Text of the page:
No, this isn't a place to take the family or that one relative who just wants a well-done steak with mashed potatoes. All the wealthy LA showoffs aside, The Bazaar is a place for people who want to learn and taste something new. The Bazaar serves "Houdini food" and there are lessons to be learned from all the magic.

The Bazaar By Jose Andres
(310) 246-5555
Mid-City West
465 S La Cienega Blvd
Los Angeles, CA 90048

The Bazaar By Jose Andres on Urbanspoon

Friday, February 11, 2011

I'm in Los Angeles, B****

The JC Burger - $24

Beverly Hills, specifically. The Four Seasons to be exact.

This place is not a real one, and at any moment I expect to be plucked from this wonderland and thrown back into my dorm room. I had lunch at the hotel's Culina, a pretty place filled with prettier people. Sitting in the patio, I felt surrounded by real housewives and Entourage-esque associates.

On my left: "something something Chris Brown's contract something something Bob Siegal something something pain in the ass/so-and-so threw me under the bus.

The woman proceeded to remove, what looked like, a fistful of crabmeat from her salad. She didn't want it. She wanted shrimp instead, and so shrimp was served. My two waitresses were distinct in that the first one was hiding behind a Great Wall of Makeup and the other resembled Michelle Obama. The bread boy served me a single piece of rosemary focaccia (mediocre) out of a wooden tray before pouring a small puddle of olive oil (forgettable) next to it. The waterboy seemed distraught that I didn't want a new glass when I needed a water refill. Seriously? Another glass?

But how about that $24 burger? Fantastic. A short rib burger with Maytag blue cheese, and onion straws — longing juices were flowing all over the place and that was just the patty. The cheese was sharp and heavy and the meat itself was a manly medium-rare. And the fries. Oh the fries. An insurmountable pile of shoestring fries seasoned with rosemary and salt were addicting. The combination is so simple that I don't why I haven't had such fries anywhere else.

Was this meal worth the $31 spent (+tip). Yes. I'm stuffed to the seams with satisfaction.

Tuesday, February 8, 2011

DUC of the Day: The Food of Andalusia

So this lovely sign was perched on the salad bar station, and I must say I am at a loss for words. Andalusian? I really want to know WHO writes these things. What exactly is their inspiration? A quick google search reveals that this is, in fact, a real dish according to "Real Food " magazine. A look through the ingredients shows that there's nothing "Andalusian" (an autonomous community of Spain) about this salad.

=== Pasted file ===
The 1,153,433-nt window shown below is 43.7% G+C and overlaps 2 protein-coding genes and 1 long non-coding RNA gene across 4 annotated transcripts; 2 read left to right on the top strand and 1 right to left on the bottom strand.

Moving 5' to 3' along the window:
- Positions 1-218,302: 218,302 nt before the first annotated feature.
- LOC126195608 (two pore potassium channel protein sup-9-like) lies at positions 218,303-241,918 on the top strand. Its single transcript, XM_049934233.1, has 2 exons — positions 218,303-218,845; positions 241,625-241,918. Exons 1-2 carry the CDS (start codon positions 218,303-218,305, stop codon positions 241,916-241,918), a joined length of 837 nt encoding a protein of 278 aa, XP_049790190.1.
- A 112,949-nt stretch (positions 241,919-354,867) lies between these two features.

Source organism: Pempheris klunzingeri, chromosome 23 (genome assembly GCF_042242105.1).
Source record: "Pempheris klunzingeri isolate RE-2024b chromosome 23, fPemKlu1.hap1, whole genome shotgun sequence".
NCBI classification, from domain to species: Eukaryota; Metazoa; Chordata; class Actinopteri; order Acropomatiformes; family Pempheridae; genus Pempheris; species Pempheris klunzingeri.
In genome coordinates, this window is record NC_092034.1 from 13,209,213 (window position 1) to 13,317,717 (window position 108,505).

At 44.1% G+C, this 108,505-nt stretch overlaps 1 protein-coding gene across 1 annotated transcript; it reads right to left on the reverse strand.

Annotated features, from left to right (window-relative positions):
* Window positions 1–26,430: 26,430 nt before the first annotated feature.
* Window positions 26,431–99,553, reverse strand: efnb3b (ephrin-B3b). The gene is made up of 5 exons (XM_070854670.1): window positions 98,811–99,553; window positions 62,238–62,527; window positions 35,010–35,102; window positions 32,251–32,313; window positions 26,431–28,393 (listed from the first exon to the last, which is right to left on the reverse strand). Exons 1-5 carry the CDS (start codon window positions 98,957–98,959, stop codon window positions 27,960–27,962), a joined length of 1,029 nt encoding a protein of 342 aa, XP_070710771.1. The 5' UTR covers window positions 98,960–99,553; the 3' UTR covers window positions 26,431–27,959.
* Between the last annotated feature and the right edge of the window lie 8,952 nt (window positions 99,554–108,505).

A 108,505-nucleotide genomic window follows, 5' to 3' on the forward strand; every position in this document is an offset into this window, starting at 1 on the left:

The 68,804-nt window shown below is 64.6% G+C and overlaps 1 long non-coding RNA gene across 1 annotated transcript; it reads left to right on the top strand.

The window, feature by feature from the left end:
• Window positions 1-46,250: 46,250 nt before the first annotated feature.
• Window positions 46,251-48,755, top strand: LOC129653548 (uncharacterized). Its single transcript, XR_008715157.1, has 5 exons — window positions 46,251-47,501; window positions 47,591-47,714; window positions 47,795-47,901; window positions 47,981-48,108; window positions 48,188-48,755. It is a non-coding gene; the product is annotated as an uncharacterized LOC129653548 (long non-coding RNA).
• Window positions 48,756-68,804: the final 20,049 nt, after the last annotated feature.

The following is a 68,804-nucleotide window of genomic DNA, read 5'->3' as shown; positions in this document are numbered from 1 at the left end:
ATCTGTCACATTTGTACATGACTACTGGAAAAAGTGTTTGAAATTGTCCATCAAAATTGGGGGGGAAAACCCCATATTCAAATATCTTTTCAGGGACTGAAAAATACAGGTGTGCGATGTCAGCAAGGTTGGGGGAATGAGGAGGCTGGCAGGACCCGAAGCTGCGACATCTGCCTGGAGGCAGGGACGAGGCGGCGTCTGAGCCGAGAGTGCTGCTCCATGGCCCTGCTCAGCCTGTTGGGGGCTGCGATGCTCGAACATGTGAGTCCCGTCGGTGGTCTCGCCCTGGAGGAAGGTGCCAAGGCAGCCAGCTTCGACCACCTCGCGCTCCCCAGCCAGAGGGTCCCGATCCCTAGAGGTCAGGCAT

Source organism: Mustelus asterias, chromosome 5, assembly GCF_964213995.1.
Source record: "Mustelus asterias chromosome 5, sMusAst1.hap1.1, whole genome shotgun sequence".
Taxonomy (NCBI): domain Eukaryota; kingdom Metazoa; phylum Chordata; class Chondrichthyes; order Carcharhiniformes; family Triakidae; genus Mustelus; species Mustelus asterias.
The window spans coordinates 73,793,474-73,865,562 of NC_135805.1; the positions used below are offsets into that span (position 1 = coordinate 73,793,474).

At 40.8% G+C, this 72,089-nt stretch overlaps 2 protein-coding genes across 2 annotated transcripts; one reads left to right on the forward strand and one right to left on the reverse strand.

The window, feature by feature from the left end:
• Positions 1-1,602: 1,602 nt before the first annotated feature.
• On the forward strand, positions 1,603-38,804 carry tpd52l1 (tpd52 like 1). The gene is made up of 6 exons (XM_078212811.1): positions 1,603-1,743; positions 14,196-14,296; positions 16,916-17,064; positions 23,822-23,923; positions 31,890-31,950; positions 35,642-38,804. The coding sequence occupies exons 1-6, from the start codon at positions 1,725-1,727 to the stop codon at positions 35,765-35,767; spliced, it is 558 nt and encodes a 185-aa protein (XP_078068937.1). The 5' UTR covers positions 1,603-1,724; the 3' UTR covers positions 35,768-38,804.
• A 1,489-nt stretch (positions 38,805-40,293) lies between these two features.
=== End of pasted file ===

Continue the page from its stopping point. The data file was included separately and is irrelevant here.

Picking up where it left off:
On another note, dozens of students are getting food poisoning. If I get food poisoning, I promise that I will post a tirade so vicious that Sodexho will literally have to take me to the Supreme Court before I take the post down.

Long live real food!

Saturday, February 5, 2011

Review: Unamused.

duo of duck

Rating: 2 out of 5

I suppose the exclamation mark in the name should have told me something.

You would think a restaurant that draws heavily from French influences might suffer from using too much butter or too much salt. Midtown's Amuse! breaks the mold and instead suffers from a severe lack of flavor in general.

One of the owners comes from Anis Cafe & Bistro, and so it was reasonable to have, in the least, satisfying exceptions for Amuse! The first few steps into Amuse! are unusual, if not blatantly awkward — to our right, a vast, empty lounge and bar area and to our left a hallway of tables leading into a more suitable dining room. For a Saturday night, the crowd was thin.

While service was appropriate, food was consistently under-seasoned. A watery French Onion Soup that lacked warmth, richness and depth and a fairly average charcuterie plate started the meal.

charcuterie plate. the pate is gritty and dry.

For entrees, a sauteed South Carolina Trout with a lemon butter sauce needed much more lemon and much more butter. And it was not the freshest of trouts I've tasted in recent memory. Liz ordered a duo of duck, which was the best dish of the night (not saying much considering the context). The duck breast was tender, although the sauce could have used more ... salt. The accompanying potatoes were purposely burnt and bland, possibly a good idea had the sauce also not been so reserved. There must be extremes before any balancing can occur.

The Awkward Dish Awards go to the Beef Tenderloin Au Poivre and the Fisherman's Stew. The former, while cooked a wonderful rare medium-rare, was doused in something best described as a glorified A-1 steak sauce. As for the stew, my disappointed friend repeatedly compared it to Listerine.

Amuse! should be much better than it is. When it first opened, the kitchen was perhaps more adventurous than it was skilled. Now, the food is straightforward French and yet every dish we tried was lacking in edge. Maybe if all of our dishes came with giant exclamation marks on the side the food would not have been so boring.


(404) 888-1890
560 Dutch Valley Rd
Atlanta, GA 30324

Amuse on Urbanspoon